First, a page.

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You’ve started a new job and discovered that your employer offers matching contributions for your company 403(b). So what does that mean, exactly, for your savings and your paycheck? And what is the significance of the “vesting schedule” for those matches?

Most companies that offer retirement plans will match, up to a set limit, their employees’ contributions to the plan, typically 3% to 6% of each worker’s salary. When you forfeit that match by not contributing at least that much of your paycheck (or by not contributing at all), you’re turning your back on free money – otherwise known as a “guaranteed return.” However, an employer is not required to contribute to a 403(b) plan – some nonprofits simply don’t have the funds to match.

If your employer does contribute to your plan through a company match, then it is important to understand “vesting schedules” and how they affect your savings plan.

When you forfeit that match by not contributing… you’re turning your back on free money – otherwise known as a “guaranteed return.”

To encourage employee loyalty, employers frequently subject their matching contributions to a time-delay, as detailed by their vesting schedule. In other words: The more years you work, the more of the company’s contributions you get to keep. Leave your job, and the contributed funds (or some percentage of them) revert back to the company. To be clear, this only applies to contributions made by your employer, not by you: You get to keep all money you contributed to your retirement account, no matter when you might leave the organization.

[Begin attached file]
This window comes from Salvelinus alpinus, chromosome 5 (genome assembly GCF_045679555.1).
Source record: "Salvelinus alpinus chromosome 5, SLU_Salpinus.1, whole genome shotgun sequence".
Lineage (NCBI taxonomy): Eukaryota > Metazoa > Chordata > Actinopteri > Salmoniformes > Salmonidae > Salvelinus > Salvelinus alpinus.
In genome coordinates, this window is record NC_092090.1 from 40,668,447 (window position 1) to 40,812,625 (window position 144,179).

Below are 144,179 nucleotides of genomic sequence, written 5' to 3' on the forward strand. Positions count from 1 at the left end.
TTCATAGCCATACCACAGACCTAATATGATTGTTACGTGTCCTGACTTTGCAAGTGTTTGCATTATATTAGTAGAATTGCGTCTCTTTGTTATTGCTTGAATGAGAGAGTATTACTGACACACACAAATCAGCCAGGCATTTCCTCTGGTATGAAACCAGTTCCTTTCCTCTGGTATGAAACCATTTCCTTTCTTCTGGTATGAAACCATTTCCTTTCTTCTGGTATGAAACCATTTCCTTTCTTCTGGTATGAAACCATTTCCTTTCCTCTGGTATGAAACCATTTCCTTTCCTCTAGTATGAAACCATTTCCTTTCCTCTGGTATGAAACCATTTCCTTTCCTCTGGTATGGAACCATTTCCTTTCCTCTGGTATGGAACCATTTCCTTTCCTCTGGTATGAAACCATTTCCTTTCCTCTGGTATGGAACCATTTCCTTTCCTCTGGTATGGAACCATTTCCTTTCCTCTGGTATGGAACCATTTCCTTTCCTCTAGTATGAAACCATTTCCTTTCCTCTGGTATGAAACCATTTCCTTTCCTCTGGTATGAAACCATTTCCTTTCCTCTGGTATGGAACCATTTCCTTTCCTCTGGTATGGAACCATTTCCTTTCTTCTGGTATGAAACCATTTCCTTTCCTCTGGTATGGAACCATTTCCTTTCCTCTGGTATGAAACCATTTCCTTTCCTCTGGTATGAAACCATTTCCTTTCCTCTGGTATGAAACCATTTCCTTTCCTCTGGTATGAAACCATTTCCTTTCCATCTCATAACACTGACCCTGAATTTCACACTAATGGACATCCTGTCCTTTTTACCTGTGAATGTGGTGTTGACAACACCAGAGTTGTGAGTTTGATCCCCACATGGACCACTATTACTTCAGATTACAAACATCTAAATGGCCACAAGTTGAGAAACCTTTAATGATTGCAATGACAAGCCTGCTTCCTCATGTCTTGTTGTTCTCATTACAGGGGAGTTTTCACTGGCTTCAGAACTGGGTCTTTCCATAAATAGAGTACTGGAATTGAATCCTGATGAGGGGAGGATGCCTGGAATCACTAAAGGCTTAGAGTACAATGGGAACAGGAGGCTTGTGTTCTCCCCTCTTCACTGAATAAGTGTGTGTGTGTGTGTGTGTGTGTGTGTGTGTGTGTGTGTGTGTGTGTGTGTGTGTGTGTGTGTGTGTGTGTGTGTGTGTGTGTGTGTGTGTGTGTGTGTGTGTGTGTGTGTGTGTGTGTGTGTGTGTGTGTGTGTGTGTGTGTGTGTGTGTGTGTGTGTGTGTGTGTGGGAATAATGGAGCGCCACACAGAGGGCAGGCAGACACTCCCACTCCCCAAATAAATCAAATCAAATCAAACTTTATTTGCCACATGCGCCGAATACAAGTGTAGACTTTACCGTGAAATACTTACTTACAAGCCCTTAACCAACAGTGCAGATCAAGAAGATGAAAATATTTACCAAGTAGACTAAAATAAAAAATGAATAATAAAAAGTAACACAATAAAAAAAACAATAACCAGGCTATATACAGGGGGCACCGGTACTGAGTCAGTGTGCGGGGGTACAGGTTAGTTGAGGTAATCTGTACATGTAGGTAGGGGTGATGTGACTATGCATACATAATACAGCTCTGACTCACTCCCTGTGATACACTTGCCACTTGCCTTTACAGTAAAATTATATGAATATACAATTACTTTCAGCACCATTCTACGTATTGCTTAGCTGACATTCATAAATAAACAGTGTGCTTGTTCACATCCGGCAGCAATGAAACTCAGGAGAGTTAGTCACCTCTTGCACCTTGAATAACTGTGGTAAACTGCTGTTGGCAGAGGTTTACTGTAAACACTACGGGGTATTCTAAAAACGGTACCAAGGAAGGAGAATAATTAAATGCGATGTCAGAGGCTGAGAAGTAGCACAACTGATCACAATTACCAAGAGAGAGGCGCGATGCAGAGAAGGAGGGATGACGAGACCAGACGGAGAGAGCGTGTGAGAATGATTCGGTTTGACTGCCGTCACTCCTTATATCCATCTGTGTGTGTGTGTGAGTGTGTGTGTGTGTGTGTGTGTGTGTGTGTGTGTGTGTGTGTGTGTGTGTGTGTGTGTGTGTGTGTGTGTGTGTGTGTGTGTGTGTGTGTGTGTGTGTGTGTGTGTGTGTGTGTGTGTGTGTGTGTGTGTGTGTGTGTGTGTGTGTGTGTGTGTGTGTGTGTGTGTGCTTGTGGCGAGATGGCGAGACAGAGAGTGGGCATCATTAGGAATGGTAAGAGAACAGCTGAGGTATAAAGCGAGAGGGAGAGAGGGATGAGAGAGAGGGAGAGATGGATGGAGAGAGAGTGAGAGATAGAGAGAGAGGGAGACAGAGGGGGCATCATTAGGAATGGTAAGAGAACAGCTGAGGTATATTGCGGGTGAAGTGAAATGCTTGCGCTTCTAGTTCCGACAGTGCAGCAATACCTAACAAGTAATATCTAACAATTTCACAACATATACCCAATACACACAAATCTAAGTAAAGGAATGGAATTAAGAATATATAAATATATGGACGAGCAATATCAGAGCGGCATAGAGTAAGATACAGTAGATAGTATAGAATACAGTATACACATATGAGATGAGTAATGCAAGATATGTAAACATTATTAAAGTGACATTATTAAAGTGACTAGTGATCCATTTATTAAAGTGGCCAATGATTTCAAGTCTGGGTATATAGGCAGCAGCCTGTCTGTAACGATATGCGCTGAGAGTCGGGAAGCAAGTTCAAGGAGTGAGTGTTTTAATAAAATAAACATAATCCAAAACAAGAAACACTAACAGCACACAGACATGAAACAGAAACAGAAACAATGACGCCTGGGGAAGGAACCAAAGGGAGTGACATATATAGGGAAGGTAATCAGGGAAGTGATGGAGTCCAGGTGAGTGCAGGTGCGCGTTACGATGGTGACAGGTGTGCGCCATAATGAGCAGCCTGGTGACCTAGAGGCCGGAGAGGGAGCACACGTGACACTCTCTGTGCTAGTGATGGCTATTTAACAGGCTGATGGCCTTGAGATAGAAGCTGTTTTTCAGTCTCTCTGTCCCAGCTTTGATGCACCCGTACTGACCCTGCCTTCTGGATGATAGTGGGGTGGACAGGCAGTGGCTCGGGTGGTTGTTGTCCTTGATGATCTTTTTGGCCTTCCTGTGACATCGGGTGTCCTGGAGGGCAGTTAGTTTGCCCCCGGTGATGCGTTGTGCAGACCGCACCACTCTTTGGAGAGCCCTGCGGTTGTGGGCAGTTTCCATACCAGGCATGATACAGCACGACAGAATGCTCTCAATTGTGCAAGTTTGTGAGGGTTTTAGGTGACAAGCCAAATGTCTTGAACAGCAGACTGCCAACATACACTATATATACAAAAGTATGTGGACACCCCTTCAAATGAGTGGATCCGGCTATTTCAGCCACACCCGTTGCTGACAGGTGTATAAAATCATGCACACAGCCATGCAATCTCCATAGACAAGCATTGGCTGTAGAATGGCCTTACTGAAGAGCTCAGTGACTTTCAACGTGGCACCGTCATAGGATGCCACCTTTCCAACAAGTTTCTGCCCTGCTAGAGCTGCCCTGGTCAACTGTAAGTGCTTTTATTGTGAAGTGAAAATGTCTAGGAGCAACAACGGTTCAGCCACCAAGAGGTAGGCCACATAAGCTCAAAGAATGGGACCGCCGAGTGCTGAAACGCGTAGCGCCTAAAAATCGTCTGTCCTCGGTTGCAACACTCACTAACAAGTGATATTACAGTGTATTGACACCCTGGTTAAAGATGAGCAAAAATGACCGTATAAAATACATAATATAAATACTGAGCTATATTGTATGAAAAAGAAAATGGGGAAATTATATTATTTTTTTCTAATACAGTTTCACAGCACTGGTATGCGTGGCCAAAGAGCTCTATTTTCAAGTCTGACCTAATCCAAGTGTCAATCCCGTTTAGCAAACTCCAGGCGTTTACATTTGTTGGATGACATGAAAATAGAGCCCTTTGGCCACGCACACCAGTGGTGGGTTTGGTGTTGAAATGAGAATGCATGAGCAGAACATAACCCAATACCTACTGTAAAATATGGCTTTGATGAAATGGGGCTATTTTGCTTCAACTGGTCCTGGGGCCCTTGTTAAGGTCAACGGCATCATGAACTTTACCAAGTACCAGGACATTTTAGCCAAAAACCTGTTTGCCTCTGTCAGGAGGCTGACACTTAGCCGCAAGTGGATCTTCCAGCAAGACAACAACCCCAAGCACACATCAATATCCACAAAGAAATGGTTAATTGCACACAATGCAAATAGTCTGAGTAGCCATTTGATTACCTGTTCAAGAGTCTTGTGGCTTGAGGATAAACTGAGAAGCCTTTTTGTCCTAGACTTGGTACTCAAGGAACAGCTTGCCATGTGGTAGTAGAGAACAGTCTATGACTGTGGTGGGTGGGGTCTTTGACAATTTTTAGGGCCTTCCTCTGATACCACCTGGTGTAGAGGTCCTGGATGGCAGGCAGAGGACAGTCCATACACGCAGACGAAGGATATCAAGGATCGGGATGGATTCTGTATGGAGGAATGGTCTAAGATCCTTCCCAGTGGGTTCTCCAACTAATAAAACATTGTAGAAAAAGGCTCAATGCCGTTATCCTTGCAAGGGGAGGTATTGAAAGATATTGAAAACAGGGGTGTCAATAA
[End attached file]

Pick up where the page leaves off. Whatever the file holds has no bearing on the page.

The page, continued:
Vesting schedules come in three basic types.

  • Immediate vesting: Employees gain 100% ownership of their employer’s matching money as soon as it lands in their accounts.
  • Cliff vesting: These plans transfer 100% ownership to the employee in one big chunk after a specific period of service (for example, one year). Employees have no right to any of their matching contributions if they leave before that period expires, but they own it all on the day they reach the landmark date. Federal law requires that cliff vesting schedules in qualified retirement plans, such as a 401(k) or a 403(b), not exceed three years.
  • Graded vesting: This gives employees gradually increasing ownership of matching contributions as their length of employment increases, ultimately resulting in 100% ownership. For example, a five-year graded vesting schedule might grant 20% ownership after the first year, then 20% more each year until employees gain full ownership (100%) at five years. If the employee leaves before five years are up, they get to keep only the percentage of the employer’s matching contributions in which they are “vested.” Federal law sets a six-year maximum on graded vesting schedules in retirement plans.

To reduce or eliminate the possibility of forfeiting any employer matching contributions that you may be eligible for, it is important to learn and understand the vesting schedule (and any other rules) at your organization.

Adapted from this article on The Balance.


On getting retirement ready
Federal Government investment plans (U.S. Securities and Exchange Commission)
How a 1% Fee Could Cost Millennials $590,000 in Retirement Savings (NerdWallet)
4 mistakes that can sabotage your 401(k) (Time)
Compound interest calculator (U.S. Securities and Exchange Commission)
Social Security claims calculator (Consumer Finance Protection Bureau)

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© Georgia Center for Nonprofits 2019

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